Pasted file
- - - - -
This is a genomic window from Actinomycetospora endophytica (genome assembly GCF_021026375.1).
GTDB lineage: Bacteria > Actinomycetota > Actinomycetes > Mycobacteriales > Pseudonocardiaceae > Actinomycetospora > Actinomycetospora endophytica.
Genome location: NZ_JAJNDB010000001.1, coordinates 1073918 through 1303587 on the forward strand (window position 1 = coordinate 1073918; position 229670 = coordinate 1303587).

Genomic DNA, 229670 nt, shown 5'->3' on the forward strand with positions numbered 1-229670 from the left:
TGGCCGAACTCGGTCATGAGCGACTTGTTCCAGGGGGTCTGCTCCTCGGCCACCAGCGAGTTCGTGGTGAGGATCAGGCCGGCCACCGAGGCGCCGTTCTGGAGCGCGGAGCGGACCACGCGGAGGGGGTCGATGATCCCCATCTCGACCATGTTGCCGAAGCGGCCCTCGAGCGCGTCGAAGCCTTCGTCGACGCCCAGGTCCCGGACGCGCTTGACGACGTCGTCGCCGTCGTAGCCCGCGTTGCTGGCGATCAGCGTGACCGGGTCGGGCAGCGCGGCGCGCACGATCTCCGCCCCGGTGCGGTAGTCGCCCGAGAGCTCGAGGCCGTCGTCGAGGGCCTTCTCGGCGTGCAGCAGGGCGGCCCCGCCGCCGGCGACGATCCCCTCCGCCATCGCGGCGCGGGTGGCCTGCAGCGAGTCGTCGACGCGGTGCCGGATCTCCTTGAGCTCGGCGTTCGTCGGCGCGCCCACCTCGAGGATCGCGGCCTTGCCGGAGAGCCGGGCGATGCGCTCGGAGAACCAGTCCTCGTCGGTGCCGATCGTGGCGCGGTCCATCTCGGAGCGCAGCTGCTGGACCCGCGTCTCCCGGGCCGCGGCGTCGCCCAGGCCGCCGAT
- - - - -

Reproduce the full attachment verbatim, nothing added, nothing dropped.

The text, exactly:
This is a genomic window from Actinomycetospora endophytica (genome assembly GCF_021026375.1).
GTDB lineage: Bacteria > Actinomycetota > Actinomycetes > Mycobacteriales > Pseudonocardiaceae > Actinomycetospora > Actinomycetospora endophytica.
Genome location: NZ_JAJNDB010000001.1, coordinates 1073918 through 1303587 on the forward strand (window position 1 = coordinate 1073918; position 229670 = coordinate 1303587).

Genomic DNA, 229670 nt, shown 5'->3' on the forward strand with positions numbered 1-229670 from the left:
TGGCCGAACTCGGTCATGAGCGACTTGTTCCAGGGGGTCTGCTCCTCGGCCACCAGCGAGTTCGTGGTGAGGATCAGGCCGGCCACCGAGGCGCCGTTCTGGAGCGCGGAGCGGACCACGCGGAGGGGGTCGATGATCCCCATCTCGACCATGTTGCCGAAGCGGCCCTCGAGCGCGTCGAAGCCTTCGTCGACGCCCAGGTCCCGGACGCGCTTGACGACGTCGTCGCCGTCGTAGCCCGCGTTGCTGGCGATCAGCGTGACCGGGTCGGGCAGCGCGGCGCGCACGATCTCCGCCCCGGTGCGGTAGTCGCCCGAGAGCTCGAGGCCGTCGTCGAGGGCCTTCTCGGCGTGCAGCAGGGCGGCCCCGCCGCCGGCGACGATCCCCTCCGCCATCGCGGCGCGGGTGGCCTGCAGCGAGTCGTCGACGCGGTGCCGGATCTCCTTGAGCTCGGCGTTCGTCGGCGCGCCCACCTCGAGGATCGCGGCCTTGCCGGAGAGCCGGGCGATGCGCTCGGAGAACCAGTCCTCGTCGGTGCCGATCGTGGCGCGGTCCATCTCGGAGCGCAGCTGCTGGACCCGCGTCTCCCGGGCCGCGGCGTCGCCCAGGCCGCCGAT